Jones’s psalms in honor of God and his lays of previous battles, tales, and customs harmonized into a hymn of hope that he prayed his listener-queens would choose to hear. Like T. S. Eliot, Jones felt that “This is the use of memory: For liberation.” In Jones’s mind, a current sufferer gains hope by sensing solidarity with prior warriors and victims, particularly the supreme Suffering Servant, because he is freed from the prison of individual horror by realizing that forebears, especially those in arms, have endured a like fate, and that doing so has produced compensatory, everlasting beatitude and remembrance. The war consequently becomes an anathematon, for cursed as its violence and humiliation are, it is finally blessed by being a gateway to eternal life, both literally with Christ and figuratively through inclusion in historical and poetic annals, as symbolized by Jones’s lists of the fighters and the dead in his war verse. The Great War is therefore tragic but not meaningless. No less sensitive to the slaughter of annihilation war or the technological innovations that facilitated it than the majority of his contemporaries, Jones still rejected their judgment that modern war was thus either inexplicable religiously or substantially different from its ancestors. Rather, his Christian and historical affirmations gave him a perspective on the admitted terrors of total war that kept at bay the despair that plagued so many of his peers. To him, history is freedom.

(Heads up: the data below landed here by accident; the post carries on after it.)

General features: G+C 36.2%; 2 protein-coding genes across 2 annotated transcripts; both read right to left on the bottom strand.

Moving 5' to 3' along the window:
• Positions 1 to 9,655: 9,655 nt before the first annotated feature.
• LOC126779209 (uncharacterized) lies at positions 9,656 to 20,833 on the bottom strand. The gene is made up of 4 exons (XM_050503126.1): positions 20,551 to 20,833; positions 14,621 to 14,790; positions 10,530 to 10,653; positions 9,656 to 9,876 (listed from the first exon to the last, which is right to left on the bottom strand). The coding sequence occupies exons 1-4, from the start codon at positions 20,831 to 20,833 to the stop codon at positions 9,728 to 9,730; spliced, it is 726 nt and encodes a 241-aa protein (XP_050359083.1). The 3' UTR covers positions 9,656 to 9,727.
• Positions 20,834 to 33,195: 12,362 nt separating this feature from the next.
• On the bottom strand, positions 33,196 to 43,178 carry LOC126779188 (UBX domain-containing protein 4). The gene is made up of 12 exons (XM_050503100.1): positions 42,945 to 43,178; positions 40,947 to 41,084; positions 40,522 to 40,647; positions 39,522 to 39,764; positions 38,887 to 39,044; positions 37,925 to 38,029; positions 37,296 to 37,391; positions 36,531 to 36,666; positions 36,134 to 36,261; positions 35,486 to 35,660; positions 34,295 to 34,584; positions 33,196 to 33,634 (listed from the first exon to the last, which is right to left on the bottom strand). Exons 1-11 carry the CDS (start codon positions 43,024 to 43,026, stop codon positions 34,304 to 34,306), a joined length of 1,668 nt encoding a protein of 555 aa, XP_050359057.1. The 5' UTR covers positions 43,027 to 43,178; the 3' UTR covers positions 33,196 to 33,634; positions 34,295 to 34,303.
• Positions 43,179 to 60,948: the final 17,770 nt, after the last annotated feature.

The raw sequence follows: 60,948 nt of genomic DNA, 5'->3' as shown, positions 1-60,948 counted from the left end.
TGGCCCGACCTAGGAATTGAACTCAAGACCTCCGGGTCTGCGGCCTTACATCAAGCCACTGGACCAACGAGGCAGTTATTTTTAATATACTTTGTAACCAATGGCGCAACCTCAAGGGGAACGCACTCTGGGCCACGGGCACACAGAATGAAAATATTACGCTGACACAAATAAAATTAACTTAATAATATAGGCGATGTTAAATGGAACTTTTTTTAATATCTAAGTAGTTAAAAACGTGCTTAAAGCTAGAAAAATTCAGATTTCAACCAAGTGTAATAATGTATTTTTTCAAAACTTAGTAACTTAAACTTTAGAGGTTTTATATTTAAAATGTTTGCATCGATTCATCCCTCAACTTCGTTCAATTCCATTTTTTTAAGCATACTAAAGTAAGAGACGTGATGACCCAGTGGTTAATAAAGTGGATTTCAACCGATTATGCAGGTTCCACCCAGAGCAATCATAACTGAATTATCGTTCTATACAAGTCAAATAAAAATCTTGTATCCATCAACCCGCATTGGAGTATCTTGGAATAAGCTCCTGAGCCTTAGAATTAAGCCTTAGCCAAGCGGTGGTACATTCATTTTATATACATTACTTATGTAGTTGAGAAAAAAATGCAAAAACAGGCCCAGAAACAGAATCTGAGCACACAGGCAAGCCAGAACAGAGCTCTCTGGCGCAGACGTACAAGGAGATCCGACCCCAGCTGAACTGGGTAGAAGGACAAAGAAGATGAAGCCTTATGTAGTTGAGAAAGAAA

Discussing the war two years before his death, Jones confessed “I still think about it more than anything else.” His lifelong grappling with this conflict was both personally agonizing and imaginatively fruitful. His spiritual and aesthetic transmutation of his suffering into art yielded In Parenthesis, which Dilworth describes plausibly as “the greatest work of literature on the Great War.” But the poem’s religious and historical depth gives it even richer significance. One night shortly after the Somme offensive, Siegfried Sassoon (a fellow Fusilier, war writer, and Catholic convert) was “overawed” by an epiphany: “It was as though I had seen the War as it might be envisioned by the mind of some epic poet a hundred years hence.” To read In Parenthesis during the centenary of the Great War is to recognize David Jones as that epic poet.
Adam Schwartz is author of The Third Spring: G. K. Chesterton, Graham Greene, Christopher Dawson, and David Jones (The Catholic University of America Press, 2005). A professor of history at Christendom College, his scholarly interests are in the Catholic literary revival and the Inklings.